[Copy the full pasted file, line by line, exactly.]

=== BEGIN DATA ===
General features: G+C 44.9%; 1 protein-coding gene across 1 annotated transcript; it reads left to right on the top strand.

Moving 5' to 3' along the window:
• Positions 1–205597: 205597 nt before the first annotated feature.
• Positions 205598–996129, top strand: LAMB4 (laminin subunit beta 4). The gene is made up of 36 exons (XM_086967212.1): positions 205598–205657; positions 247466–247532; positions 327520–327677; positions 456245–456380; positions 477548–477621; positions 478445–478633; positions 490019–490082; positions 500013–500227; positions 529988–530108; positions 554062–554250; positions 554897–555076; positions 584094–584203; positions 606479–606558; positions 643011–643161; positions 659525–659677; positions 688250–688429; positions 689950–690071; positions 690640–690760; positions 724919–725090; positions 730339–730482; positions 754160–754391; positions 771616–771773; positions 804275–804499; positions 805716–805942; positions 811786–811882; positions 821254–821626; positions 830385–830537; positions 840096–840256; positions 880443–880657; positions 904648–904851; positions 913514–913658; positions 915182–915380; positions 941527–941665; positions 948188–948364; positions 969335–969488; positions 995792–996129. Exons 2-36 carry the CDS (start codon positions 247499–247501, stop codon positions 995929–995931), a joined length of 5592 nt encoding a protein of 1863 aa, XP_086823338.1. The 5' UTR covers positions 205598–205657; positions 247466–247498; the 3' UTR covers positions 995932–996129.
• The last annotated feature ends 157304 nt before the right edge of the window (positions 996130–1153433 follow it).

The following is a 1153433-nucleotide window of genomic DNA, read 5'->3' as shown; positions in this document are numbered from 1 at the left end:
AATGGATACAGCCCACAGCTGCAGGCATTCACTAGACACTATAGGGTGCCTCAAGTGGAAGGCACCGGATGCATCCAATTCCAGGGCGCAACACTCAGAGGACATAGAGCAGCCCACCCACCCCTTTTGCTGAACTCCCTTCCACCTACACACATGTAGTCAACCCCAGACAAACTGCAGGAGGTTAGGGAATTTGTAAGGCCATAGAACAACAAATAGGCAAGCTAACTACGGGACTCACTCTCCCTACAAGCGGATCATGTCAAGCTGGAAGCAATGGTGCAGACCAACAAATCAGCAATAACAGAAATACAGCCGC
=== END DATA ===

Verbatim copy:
General features: G+C 44.9%; 1 protein-coding gene across 1 annotated transcript; it reads left to right on the top strand.

Moving 5' to 3' along the window:
• Positions 1–205597: 205597 nt before the first annotated feature.
• Positions 205598–996129, top strand: LAMB4 (laminin subunit beta 4). The gene is made up of 36 exons (XM_086967212.1): positions 205598–205657; positions 247466–247532; positions 327520–327677; positions 456245–456380; positions 477548–477621; positions 478445–478633; positions 490019–490082; positions 500013–500227; positions 529988–530108; positions 554062–554250; positions 554897–555076; positions 584094–584203; positions 606479–606558; positions 643011–643161; positions 659525–659677; positions 688250–688429; positions 689950–690071; positions 690640–690760; positions 724919–725090; positions 730339–730482; positions 754160–754391; positions 771616–771773; positions 804275–804499; positions 805716–805942; positions 811786–811882; positions 821254–821626; positions 830385–830537; positions 840096–840256; positions 880443–880657; positions 904648–904851; positions 913514–913658; positions 915182–915380; positions 941527–941665; positions 948188–948364; positions 969335–969488; positions 995792–996129. Exons 2-36 carry the CDS (start codon positions 247499–247501, stop codon positions 995929–995931), a joined length of 5592 nt encoding a protein of 1863 aa, XP_086823338.1. The 5' UTR covers positions 205598–205657; positions 247466–247498; the 3' UTR covers positions 995932–996129.
• The last annotated feature ends 157304 nt before the right edge of the window (positions 996130–1153433 follow it).

The following is a 1153433-nucleotide window of genomic DNA, read 5'->3' as shown; positions in this document are numbered from 1 at the left end:
AATGGATACAGCCCACAGCTGCAGGCATTCACTAGACACTATAGGGTGCCTCAAGTGGAAGGCACCGGATGCATCCAATTCCAGGGCGCAACACTCAGAGGACATAGAGCAGCCCACCCACCCCTTTTGCTGAACTCCCTTCCACCTACACACATGTAGTCAACCCCAGACAAACTGCAGGAGGTTAGGGAATTTGTAAGGCCATAGAACAACAAATAGGCAAGCTAACTACGGGACTCACTCTCCCTACAAGCGGATCATGTCAAGCTGGAAGCAATGGTGCAGACCAACAAATCAGCAATAACAGAAATACAGCCGC